Democratic lawmakers want to limit the costs paid by Coloradans for epinephrine autoinjectors, often known as EpiPens, the lifesaving devices that can stop a deadly allergic reaction.
A bill introduced on the first day of the legislative session would allow uninsured people to buy the auto-injectors for no more than $60 per two-pack. Similarly, it would also cap out-of-pocket costs for insured people at $60 per two-pack.
It’s a response, the sponsors said, to a sharp increase in the retail cost of the products. The manufacturer of the EpiPen raised costs from $60 in 2007 to more than $600 in 2016. Generic versions are available for about half that price.
Many people are able to get auto-injectors for free or at low cost through insurance, but others are left to pay the full price.
“The cost of producing it has remained the same, so Coloradans shouldn't be subject to that sort of price gouging,” said Rep. Javier Mabrey, a newly elected Democratic lawmaker from Denver.
The bill, HB 23-1002, would work in two different ways. Starting in 2024, a new program would launch to provide the pens for Coloradans without insurance. Pharmacies would have to sell auto-injectors to qualified people at a lower cost. If the pharmacy is forced to sell the device at a loss due to high wholesale costs, it could then be reimbursed by the manufacturer.
At the same time, insurance companies would have to limit consumers’ costs for prescription auto-injectors, assuming the carrier covers the devices.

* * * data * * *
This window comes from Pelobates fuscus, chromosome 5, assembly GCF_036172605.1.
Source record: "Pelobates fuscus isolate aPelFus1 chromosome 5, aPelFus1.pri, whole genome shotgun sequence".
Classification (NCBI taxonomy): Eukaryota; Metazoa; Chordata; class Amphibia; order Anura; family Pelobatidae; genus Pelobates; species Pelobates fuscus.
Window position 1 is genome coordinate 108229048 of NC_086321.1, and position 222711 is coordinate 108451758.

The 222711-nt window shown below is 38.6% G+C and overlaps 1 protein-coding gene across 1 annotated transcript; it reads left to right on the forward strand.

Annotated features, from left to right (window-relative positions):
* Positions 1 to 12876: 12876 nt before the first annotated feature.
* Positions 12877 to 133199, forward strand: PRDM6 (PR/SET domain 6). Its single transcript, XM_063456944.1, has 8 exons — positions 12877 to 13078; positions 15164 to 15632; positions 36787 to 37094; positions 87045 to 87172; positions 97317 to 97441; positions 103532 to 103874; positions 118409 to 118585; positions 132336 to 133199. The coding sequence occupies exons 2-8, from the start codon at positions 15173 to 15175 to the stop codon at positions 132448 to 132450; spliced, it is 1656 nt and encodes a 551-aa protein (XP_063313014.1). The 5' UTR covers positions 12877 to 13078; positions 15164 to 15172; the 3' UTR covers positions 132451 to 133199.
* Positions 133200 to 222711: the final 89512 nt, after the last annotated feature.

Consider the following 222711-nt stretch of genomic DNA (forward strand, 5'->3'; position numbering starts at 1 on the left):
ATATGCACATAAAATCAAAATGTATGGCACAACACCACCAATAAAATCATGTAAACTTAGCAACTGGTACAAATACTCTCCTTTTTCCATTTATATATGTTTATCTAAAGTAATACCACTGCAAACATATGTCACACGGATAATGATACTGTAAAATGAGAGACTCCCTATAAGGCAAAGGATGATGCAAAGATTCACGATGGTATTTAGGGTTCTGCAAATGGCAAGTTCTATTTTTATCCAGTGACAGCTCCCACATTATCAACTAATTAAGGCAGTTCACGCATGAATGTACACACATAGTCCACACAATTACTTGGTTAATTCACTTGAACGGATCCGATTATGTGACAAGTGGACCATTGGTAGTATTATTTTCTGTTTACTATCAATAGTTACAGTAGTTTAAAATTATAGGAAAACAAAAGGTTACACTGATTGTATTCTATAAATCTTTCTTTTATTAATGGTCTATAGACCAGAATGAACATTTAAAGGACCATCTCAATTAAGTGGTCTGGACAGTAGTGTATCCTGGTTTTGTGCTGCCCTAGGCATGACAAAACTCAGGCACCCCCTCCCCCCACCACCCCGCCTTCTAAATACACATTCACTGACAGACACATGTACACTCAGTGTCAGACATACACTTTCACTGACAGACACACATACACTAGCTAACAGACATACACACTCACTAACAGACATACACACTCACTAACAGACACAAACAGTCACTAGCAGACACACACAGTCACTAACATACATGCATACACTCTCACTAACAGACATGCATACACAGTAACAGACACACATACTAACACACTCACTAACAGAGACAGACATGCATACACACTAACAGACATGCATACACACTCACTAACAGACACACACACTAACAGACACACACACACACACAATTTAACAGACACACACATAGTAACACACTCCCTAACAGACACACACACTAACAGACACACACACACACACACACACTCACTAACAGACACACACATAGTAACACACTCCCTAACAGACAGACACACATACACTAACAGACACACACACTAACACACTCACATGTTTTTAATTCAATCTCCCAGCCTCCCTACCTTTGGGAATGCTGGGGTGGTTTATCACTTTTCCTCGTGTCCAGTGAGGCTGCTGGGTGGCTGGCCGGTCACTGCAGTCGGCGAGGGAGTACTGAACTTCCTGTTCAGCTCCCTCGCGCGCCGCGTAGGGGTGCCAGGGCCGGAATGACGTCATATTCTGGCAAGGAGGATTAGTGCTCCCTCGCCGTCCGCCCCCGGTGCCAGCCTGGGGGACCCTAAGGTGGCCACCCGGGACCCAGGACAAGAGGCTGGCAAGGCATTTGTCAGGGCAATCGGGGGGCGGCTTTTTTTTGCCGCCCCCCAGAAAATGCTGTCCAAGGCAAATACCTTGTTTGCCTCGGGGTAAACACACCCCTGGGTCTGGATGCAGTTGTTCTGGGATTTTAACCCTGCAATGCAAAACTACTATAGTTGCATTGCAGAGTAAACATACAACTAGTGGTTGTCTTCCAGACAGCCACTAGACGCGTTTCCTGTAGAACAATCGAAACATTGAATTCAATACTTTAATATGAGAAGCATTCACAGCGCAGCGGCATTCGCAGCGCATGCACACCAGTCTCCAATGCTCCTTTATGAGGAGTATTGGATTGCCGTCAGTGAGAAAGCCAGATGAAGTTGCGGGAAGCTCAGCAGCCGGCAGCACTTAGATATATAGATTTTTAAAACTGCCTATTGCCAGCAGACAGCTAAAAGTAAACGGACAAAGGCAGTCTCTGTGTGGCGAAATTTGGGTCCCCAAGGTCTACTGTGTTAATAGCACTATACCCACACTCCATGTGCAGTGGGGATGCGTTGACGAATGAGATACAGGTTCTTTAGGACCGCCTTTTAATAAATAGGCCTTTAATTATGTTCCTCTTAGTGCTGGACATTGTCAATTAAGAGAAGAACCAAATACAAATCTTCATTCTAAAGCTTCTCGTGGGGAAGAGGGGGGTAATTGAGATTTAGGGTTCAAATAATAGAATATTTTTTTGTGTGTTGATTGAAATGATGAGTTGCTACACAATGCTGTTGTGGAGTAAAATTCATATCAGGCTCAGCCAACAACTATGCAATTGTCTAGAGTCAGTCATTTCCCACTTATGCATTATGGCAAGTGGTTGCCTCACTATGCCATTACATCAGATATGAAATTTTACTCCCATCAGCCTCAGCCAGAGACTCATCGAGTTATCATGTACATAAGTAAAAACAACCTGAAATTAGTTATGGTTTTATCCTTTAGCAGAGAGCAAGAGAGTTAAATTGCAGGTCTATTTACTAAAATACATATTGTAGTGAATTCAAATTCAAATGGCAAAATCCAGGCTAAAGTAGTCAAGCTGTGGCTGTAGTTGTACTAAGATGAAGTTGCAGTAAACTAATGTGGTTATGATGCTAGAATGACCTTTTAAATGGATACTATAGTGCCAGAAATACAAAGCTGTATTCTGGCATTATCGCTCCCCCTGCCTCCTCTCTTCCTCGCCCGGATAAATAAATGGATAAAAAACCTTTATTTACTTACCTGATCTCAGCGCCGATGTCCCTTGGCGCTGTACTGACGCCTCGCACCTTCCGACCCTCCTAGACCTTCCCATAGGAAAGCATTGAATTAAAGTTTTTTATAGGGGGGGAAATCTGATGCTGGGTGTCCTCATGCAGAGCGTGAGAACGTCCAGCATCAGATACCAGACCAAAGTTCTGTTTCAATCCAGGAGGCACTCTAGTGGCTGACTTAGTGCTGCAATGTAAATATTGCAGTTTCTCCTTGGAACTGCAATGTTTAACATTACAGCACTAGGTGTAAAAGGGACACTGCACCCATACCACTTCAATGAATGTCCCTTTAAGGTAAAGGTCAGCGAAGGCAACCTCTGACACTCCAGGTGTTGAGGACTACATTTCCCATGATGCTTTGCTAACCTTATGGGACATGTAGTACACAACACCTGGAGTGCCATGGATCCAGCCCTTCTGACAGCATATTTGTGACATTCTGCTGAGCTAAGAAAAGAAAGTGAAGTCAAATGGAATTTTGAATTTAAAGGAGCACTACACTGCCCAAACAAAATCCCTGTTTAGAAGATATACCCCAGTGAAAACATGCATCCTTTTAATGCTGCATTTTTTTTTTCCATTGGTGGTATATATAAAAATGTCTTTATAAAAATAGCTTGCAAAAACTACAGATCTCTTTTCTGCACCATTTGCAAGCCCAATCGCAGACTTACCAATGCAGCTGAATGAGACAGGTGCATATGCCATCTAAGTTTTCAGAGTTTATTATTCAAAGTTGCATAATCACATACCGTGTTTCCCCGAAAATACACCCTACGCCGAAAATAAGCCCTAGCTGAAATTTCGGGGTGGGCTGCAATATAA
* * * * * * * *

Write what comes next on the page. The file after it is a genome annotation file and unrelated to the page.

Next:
Amanda Massey, executive director of Colorado Association of Health Plans, an industry group, warned of hidden costs.
"CAHP has not yet taken a position on the bill, but we caution that copay caps do not impact the actual price of any drug. Coloradans deserve access to affordable, life-saving medications and this bill only hides the outrageous prices set by Big Pharma and forces all Coloradans to pay for it through increased health insurance premiums,” she wrote in an email.
The bill represents a continued press by Democrats to lower medical costs by putting new regulations on health care companies. The state became the first to enact widespread limits on insulin prices in recent years.
Representatives for EpiPen manufacturer Viatris did not immediately respond to a request for comment. Last year Viatris settled a class action lawsuit over anticompetitive practices for $264 million.
The Colorado bill is co-sponsored by Sen. Dylan Roberts and Rep. Iman Jodeh, both Democrats.
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